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Age gap between spouses may affect marriage satisfaction

The study found that marriages with large age gap between partners are also less resilient in the face of economic downturns relative to their similarly-aged counterparts. The sample initially comprised of 7,682 households containing 19,914 individuals and participants are re-surveyed every year with questions that measure various aspects of life satisfaction.

By: IANS | New York |
August 4, 2017 5:28:49 pm
When paired with a younger spouse, men and women both showed greater marital satisfaction. (Source: File Photo)

While men and women both tend to experience marital satisfaction with younger spouses, the satisfaction is likely to fade over time if there is a significant age gap between the partners, researchers have found.

The findings showed that for the couples with a big age gap between the partners, the initial satisfaction tends to erode rapidly after six to ten years of marriage.

However, when paired with a younger spouse, men and women both showed greater marital satisfaction.

“We find that men who are married to younger wives are the most satisfied and men who are married to older wives are the least satisfied,” said Terra McKinnish, Professor at University of Colorado Boulder.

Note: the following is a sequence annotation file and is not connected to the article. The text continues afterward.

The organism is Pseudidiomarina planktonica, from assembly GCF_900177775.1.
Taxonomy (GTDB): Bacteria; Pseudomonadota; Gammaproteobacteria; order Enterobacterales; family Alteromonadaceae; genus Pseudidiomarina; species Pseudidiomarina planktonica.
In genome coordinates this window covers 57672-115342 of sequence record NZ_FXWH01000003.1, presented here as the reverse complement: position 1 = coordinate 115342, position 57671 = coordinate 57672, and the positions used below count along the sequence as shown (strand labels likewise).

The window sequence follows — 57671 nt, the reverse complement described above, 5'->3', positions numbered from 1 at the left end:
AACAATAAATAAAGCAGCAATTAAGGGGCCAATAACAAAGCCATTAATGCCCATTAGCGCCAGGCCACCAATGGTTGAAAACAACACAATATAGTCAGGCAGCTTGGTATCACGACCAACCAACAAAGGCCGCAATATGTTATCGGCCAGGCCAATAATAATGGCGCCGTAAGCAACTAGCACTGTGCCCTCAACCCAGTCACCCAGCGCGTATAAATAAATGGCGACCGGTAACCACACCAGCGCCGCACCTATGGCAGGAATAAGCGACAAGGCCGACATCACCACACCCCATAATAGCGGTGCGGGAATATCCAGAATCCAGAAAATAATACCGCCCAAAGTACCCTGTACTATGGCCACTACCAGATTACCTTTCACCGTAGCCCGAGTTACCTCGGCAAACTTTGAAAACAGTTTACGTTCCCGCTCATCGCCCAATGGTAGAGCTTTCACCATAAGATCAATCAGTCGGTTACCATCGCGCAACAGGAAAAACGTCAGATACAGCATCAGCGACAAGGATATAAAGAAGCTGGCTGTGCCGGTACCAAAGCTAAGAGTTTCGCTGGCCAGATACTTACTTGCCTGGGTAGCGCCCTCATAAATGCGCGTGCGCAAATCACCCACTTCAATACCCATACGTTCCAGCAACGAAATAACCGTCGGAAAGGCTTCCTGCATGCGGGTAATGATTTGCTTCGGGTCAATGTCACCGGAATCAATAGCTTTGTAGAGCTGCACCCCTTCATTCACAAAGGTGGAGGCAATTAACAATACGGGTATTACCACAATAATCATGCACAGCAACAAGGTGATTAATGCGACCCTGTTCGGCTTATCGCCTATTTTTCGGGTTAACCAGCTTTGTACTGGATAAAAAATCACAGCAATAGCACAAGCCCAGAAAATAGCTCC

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“Women are also particularly dissatisfied when they’re married to older husbands and particularly satisfied if they’re married to younger husbands,” McKinnish added.

One reason for this decline could be how the age difference between spouses affects the couple’s ability to respond to negative economic shocks such as a job loss.

The study found that marriages with large age gap between partners are also less resilient in the face of economic downturns relative to their similarly-aged counterparts.

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Similarly-aged couples are more in sync on life decisions that affect both partners (having children, general spending habits) and thus may be better equipped to adjust to a negative financial shock.

By contrast, an unexpected financial shake-up could expose underlying tensions and mismatches in couples with a larger age gap, McKinnish said.

For the study, published in the Journal of Population Economics, the team examined 13 years’ worth of longitudinal data from 2001.

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The sample initially comprised of 7,682 households containing 19,914 individuals and participants are re-surveyed every year with questions that measure various aspects of life satisfaction.

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First published on: 04-08-2017 at 05:28:49 pm

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